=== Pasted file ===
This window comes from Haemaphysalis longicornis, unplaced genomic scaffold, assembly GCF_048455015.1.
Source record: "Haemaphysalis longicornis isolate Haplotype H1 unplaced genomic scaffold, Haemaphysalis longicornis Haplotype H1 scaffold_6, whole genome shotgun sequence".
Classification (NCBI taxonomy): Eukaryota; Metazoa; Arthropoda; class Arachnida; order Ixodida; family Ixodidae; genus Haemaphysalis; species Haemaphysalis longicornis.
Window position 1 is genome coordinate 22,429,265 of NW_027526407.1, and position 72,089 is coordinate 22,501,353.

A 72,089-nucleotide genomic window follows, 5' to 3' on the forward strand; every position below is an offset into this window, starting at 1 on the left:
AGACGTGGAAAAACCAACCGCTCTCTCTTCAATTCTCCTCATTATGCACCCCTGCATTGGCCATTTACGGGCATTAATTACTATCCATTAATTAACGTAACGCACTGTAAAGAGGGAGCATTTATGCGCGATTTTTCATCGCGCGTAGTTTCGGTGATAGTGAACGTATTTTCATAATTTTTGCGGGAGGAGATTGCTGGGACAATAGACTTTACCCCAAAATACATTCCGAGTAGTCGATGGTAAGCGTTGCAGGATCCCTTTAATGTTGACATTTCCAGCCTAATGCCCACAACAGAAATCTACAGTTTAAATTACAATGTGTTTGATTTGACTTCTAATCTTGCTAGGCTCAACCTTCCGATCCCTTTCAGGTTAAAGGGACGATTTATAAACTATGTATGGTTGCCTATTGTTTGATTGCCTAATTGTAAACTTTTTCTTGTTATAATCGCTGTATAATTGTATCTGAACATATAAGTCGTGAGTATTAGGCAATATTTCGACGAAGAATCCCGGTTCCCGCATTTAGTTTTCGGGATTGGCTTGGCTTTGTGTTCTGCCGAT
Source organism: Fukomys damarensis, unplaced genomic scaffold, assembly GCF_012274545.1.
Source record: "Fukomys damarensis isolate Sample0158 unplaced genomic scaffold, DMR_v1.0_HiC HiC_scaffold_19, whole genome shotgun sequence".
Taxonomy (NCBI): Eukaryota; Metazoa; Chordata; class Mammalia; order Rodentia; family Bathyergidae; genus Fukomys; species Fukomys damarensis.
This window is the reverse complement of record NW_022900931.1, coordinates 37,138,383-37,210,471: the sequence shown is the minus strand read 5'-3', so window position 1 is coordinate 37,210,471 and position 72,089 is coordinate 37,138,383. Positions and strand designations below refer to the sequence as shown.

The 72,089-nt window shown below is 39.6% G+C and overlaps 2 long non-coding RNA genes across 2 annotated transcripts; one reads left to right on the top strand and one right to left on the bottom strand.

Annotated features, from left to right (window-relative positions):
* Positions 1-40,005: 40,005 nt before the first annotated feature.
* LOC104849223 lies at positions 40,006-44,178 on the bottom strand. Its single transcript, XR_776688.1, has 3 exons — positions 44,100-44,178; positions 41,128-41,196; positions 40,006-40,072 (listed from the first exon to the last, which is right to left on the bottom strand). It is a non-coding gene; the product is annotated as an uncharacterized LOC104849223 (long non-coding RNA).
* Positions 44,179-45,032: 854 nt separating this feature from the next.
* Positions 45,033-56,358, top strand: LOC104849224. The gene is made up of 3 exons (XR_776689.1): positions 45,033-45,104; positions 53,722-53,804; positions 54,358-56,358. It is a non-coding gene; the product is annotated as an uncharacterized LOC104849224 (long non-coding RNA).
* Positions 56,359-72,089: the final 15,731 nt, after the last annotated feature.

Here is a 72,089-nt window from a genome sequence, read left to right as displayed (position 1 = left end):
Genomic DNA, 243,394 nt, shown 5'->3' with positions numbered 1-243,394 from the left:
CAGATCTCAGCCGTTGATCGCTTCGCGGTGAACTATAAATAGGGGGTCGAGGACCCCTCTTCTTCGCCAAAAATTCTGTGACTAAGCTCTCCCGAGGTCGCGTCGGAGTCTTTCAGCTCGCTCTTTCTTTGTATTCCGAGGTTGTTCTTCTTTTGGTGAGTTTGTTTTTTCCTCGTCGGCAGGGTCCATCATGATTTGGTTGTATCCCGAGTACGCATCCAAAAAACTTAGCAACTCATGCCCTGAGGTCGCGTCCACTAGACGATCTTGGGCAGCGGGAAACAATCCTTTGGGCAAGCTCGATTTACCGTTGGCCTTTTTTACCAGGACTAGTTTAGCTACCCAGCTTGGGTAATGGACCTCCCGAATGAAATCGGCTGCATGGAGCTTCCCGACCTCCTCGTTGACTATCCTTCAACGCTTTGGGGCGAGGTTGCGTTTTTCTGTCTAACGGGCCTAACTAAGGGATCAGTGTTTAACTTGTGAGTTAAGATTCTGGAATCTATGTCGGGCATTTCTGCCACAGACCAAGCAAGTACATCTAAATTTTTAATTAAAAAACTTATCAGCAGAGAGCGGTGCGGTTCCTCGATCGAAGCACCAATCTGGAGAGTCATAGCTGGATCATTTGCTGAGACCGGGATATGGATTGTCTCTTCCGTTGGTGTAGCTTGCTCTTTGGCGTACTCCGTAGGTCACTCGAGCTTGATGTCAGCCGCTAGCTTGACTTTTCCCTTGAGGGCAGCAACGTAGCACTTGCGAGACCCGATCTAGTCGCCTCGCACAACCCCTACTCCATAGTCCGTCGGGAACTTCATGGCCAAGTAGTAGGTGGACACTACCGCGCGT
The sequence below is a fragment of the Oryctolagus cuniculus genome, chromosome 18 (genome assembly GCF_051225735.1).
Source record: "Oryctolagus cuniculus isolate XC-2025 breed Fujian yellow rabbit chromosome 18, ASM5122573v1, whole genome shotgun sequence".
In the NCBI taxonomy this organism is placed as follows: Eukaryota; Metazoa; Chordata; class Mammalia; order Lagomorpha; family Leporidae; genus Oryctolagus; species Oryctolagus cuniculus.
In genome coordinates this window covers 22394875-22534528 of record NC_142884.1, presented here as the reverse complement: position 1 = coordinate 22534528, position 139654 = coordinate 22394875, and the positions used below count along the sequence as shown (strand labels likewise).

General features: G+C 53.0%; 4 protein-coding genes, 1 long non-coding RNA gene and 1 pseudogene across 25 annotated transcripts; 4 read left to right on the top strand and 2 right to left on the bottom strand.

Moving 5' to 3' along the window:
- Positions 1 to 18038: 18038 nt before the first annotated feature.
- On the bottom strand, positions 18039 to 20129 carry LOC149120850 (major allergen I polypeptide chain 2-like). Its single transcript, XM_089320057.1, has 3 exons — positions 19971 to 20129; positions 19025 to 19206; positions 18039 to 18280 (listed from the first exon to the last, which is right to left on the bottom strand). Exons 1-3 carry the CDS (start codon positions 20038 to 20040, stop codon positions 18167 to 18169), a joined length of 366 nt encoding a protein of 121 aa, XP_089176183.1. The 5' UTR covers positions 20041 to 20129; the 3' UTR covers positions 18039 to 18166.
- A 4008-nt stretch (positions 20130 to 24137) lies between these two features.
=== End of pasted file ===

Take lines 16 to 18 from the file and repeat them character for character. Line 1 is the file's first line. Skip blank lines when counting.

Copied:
* Positions 45,033-56,358, top strand: LOC104849224. The gene is made up of 3 exons (XR_776689.1): positions 45,033-45,104; positions 53,722-53,804; positions 54,358-56,358. It is a non-coding gene; the product is annotated as an uncharacterized LOC104849224 (long non-coding RNA).
* Positions 56,359-72,089: the final 15,731 nt, after the last annotated feature.

Here is a 72,089-nt window from a genome sequence, read left to right as displayed (position 1 = left end):